FIG. 3 illustrates a modified form of the starting tube in which the tubular element 22 has one or more radially inwardly oflset projections or dimples 23 formed therein. This modified tube operates in the same way when twisted in the apparatus shown in FIG. 1 with the grooves 18 starting from the dimples 23. Since the dimples 23 are oifset radially inwardly it is necessary for the mandrel 24 which is gripped within the end of the tube by the jaws 6, to have a radially reduced portion 25 to clear the insides of the dimples as the mandrel is placed in the tube prior to clamping and twisting the tube.

As in the above mentioned reissue application, the radially outwardly or inwardly oflset dimples constitute localized areas of difierent resistance to torsion than adjacent portions of the walls of the tube and other means for forming these localized areas of different resistance such as localized heat or grinding away of the wall could be employed. The mandrels 17 and 24 may be removed from the corrugated tube or left therein depending upon the requirements of the end product. A hollow mandrel such as 17 left in the tube 16 with the corrugations 18 twisted tightly into contact with the mandrel forms an ideal heat exchange tube with a straight passage for one fluid through the mandrel and a spiral passage for another fluid through the corrugated outer tube 16.

The function of the mandrehso far as the formation of the corrugations is concerned, is to radiaily support the inside of the tube and prevent irregular and excess deflection of the grooves 18 as they collapse inwardly upon twisting of the tube.

What is claimed as new is: Y

1. The process of forming spirally corrugated tubular elements which comprises the steps of providing a cylindrical tubular element, extruding at least one portion of 7 the wall of said element outwardly from the adjacent areas of the wall and adjacent one end of the tubular .ing said 'fixed end relative to said oneend of said tubular element aboutthe-axis of the element, and selectively applying axially directed compression and tension forces to said one end of said element while the element is being rotated to'respectively increase and decrease the pitch of the-rib formed in said element during the rotation thereof.

-2. The method of forming a spiral rib ina tubular element -which; comprises the steps of radially ofisetting a portion of the --wall of said element from the adjacent portions of the wall andadjacent one end of the element,

relatively and drivingly rotating the ends of said element on opposite sides of said radial ofiset, and selectively controlling axially directed forces in said element during rotation thereof by means of selectively variable forces -applied to the end of said element.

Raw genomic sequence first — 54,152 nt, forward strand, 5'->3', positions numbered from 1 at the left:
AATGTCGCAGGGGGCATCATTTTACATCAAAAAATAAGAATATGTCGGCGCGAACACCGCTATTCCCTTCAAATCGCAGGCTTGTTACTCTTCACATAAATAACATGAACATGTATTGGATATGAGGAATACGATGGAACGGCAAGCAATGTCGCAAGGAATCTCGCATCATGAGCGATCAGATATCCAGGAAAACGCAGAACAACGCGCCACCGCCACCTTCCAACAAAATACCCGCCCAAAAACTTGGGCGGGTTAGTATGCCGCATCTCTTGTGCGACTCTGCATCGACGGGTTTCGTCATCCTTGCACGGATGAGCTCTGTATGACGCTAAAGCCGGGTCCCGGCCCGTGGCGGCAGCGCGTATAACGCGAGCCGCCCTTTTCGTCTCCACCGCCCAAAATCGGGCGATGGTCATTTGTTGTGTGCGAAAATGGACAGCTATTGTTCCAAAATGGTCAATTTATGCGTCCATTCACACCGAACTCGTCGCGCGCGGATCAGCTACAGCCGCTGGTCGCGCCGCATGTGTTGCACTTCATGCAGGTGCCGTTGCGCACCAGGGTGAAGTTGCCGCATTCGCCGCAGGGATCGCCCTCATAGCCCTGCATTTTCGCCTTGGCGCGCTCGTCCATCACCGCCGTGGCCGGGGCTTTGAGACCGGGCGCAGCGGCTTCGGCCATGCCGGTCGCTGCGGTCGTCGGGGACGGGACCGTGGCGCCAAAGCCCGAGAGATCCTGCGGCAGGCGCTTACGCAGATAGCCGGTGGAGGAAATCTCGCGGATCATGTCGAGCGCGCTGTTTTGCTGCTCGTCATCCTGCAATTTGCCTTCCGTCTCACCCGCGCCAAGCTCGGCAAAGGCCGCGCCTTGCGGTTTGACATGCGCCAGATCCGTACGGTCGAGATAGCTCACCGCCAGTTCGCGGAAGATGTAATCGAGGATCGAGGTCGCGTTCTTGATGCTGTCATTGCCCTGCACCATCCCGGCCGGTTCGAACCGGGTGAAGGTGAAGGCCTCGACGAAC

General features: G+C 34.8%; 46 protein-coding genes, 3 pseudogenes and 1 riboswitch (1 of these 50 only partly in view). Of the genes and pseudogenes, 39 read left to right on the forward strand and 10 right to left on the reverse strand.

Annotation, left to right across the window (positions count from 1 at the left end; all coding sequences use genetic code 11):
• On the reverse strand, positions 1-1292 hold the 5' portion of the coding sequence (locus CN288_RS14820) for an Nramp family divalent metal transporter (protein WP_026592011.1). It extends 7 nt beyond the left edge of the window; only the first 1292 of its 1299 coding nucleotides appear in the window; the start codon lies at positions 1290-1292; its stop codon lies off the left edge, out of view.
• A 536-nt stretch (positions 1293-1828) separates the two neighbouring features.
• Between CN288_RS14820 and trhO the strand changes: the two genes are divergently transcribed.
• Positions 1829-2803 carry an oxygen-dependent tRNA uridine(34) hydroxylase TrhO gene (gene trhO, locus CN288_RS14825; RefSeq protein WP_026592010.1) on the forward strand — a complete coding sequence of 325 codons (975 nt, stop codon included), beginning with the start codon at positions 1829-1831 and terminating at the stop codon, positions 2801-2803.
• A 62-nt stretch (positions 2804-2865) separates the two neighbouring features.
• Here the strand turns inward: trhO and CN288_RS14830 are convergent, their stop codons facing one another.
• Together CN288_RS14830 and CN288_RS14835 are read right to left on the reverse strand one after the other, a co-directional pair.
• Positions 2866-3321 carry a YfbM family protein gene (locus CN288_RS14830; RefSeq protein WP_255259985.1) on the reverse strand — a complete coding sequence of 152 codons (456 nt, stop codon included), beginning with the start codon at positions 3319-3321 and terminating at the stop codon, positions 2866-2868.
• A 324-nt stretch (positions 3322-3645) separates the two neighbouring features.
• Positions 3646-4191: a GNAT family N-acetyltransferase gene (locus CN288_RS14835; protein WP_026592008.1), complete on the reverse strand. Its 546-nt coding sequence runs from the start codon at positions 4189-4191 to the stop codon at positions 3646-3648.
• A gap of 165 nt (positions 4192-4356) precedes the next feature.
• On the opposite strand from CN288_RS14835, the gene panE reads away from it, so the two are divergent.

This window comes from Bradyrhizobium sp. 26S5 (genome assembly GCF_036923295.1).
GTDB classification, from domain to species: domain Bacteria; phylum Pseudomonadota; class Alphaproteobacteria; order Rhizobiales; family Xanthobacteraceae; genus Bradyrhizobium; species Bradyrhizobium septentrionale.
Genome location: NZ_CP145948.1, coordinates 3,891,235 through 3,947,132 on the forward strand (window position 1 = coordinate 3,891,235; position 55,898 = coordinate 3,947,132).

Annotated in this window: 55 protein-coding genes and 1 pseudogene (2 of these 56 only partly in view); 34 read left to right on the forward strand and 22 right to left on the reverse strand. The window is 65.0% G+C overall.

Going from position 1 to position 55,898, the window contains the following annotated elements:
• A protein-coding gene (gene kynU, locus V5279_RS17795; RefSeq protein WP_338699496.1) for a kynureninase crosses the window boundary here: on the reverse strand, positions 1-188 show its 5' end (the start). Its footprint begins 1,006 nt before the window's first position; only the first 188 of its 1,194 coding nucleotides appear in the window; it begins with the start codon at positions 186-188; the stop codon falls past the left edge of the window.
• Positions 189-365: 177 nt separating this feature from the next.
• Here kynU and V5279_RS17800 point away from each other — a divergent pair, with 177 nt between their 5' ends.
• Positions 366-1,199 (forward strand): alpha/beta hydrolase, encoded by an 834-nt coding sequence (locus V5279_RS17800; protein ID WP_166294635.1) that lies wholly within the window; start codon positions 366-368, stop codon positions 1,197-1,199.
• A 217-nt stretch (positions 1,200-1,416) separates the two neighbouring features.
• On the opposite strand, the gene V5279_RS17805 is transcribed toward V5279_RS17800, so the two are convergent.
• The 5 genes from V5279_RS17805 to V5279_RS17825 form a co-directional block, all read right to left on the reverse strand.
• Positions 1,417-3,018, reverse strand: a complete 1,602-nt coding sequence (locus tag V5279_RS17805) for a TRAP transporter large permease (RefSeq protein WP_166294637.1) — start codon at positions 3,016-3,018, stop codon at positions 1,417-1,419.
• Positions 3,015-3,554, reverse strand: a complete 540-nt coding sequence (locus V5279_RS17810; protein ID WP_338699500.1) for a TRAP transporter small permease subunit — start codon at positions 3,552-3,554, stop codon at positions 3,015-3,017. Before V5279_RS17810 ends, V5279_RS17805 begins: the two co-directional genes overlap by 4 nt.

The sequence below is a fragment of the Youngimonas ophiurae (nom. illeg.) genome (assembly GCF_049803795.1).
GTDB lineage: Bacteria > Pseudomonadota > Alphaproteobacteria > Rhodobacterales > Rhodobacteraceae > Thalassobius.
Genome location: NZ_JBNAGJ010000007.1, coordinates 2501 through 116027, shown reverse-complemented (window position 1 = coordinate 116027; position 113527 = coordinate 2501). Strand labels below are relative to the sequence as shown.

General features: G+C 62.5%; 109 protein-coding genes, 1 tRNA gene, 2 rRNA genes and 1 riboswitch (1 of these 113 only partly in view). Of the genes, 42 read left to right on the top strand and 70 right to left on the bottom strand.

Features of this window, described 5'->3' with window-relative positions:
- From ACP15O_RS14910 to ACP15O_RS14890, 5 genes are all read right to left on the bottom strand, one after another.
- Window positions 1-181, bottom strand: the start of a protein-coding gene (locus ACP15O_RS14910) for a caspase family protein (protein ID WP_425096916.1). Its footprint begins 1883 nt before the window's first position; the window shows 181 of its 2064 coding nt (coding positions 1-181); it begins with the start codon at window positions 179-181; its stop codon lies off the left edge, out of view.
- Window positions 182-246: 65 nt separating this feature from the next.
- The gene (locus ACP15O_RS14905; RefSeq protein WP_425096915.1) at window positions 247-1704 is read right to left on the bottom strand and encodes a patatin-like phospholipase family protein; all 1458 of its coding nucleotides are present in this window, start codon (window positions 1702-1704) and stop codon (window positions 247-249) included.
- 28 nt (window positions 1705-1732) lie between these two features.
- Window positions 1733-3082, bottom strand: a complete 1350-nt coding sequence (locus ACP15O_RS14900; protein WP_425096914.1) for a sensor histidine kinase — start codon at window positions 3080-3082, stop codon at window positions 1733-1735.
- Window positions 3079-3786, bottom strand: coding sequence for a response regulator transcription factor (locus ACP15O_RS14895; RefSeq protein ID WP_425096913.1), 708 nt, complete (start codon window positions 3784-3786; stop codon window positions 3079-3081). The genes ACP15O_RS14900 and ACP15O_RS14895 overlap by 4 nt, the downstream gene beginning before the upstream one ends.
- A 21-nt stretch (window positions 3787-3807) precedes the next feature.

3. The process of forming spirally corrugated tubular elements which comprises the steps of providing a cylindrical tubular element, extruding at least one portion of the wall of said-element from the adjacent areas'of the wall and adjacentone-end of the tubular-element, axially "fixedlyand rotatablygripping-one endof said element,

inserting a-rnan'drel-within said tubular'elemeut and nonrotatably clamping'another end ofsaid element to said tmandrel on the opposite'side of said extrusion from said axially fixed end, relatively rotating said 'ends of said tubular element about the axis of the element, and selectivelyapplying axially directed compression and tension forces to said other end'of said element while the element is being rotated to respectively increase and decrease-the pitch of'thet-rib formed in said element duringthe rotation 1 thereof.

4.;Theprocess of/forming spirally corrugated tubular :elements which comprises the steps ofproviding a cylindrical tubular-element, extruding at least one'portion of the wallofsaid element from the adjacent areas of the '-wall and adjacent one end of the tubular element, axially fixedly gripping one end of said element, inserting ,a

mandrel within said tubular element and clamping another ;end of said element to said mandrel on the opposite side of said extrusion from said axiallyfixed end, relatively rotating said ends of said tubular element about the axis of the element, and selectively applying axially directed compression and tension forces to said other end of said elernent while. the element is being rotated to respectively increase and decrease the pitch of the rib-forrned in said element during the rotation thereof.

5. The process of forming spirally corrugated tubular elements-which comprises the steps of providing a tubular element with at least one ortion of the Wall of said element isolated from the adjacent areas of the wall and adjacent one end of the tubular element having a reduced resistance to torsion stress, axially fixedly gripping one end of said element, radially supporting the interior of said tubular element, clamping the other end of said element on the opposite side of said portion of reduced resistance from said one end, relatively rotating said ends of said tubular element aboutthe axis of the element, and selectively applying axially directed compression and tension forces to said element while the element is being rotated to respectively increase and decrease the pitch of i the rib formed in said element during the rotation thereof.